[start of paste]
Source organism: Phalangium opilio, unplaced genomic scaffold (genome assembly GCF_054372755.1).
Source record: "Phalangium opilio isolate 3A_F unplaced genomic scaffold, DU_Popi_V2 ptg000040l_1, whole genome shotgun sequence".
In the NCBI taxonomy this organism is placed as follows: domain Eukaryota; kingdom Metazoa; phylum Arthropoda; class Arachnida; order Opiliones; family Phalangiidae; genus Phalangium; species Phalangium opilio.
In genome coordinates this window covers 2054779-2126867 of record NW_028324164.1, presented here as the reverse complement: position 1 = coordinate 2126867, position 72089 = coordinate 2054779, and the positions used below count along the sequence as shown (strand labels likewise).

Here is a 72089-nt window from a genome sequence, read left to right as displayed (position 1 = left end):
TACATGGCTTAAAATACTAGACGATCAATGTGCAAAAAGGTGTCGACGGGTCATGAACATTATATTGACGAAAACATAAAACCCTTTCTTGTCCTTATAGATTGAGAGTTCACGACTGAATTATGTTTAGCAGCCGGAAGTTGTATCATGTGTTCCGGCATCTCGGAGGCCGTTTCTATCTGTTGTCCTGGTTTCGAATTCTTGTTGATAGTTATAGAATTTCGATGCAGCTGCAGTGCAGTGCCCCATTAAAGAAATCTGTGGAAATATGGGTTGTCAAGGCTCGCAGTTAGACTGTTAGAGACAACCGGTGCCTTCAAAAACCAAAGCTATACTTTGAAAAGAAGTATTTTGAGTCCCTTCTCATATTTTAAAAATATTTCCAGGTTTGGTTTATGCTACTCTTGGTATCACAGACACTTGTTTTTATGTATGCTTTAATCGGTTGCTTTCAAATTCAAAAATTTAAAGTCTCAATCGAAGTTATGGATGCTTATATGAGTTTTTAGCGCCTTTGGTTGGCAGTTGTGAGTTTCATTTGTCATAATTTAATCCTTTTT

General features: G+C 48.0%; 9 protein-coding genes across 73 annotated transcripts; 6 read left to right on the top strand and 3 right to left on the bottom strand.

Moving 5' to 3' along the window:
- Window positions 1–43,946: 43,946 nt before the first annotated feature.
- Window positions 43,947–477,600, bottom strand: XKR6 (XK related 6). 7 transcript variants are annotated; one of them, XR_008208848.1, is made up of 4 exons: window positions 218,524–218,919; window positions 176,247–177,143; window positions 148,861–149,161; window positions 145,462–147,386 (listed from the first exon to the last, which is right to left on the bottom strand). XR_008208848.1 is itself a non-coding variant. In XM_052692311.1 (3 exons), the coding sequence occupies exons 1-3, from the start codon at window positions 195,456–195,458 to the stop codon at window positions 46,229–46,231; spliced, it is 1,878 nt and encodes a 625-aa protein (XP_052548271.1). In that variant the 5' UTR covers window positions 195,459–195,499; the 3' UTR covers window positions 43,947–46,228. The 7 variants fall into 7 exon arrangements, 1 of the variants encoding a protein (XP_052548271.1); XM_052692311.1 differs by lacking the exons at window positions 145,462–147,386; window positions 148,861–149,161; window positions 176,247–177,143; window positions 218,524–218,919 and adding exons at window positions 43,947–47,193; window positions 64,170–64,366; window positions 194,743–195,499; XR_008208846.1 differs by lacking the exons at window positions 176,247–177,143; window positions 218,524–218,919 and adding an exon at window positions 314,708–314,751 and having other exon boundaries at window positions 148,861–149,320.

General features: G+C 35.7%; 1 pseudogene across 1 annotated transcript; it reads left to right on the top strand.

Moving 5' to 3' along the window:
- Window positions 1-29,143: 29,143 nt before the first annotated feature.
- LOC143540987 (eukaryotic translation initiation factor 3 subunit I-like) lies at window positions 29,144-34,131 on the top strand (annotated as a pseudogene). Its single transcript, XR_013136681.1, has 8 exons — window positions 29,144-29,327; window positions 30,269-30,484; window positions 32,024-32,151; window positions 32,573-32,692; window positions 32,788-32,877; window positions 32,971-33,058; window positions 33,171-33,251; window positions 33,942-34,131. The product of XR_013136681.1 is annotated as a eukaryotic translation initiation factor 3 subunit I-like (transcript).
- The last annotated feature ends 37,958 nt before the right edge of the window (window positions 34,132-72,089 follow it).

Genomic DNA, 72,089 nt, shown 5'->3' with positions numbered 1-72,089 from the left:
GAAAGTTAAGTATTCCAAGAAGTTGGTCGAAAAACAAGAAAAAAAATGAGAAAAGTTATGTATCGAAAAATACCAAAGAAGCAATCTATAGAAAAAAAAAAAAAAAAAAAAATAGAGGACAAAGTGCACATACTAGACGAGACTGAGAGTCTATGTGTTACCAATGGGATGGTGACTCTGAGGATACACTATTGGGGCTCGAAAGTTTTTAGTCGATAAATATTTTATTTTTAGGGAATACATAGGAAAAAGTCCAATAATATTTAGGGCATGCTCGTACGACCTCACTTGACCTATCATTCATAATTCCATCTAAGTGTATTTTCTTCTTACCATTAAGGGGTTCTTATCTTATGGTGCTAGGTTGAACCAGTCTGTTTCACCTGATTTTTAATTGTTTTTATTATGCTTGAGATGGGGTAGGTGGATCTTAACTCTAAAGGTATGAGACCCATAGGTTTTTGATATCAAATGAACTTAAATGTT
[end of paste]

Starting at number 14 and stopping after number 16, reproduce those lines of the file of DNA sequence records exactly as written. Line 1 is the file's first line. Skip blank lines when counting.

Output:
- LOC143540987 (eukaryotic translation initiation factor 3 subunit I-like) lies at window positions 29,144-34,131 on the top strand (annotated as a pseudogene). Its single transcript, XR_013136681.1, has 8 exons — window positions 29,144-29,327; window positions 30,269-30,484; window positions 32,024-32,151; window positions 32,573-32,692; window positions 32,788-32,877; window positions 32,971-33,058; window positions 33,171-33,251; window positions 33,942-34,131. The product of XR_013136681.1 is annotated as a eukaryotic translation initiation factor 3 subunit I-like (transcript).
- The last annotated feature ends 37,958 nt before the right edge of the window (window positions 34,132-72,089 follow it).

Genomic DNA, 72,089 nt, shown 5'->3' with positions numbered 1-72,089 from the left: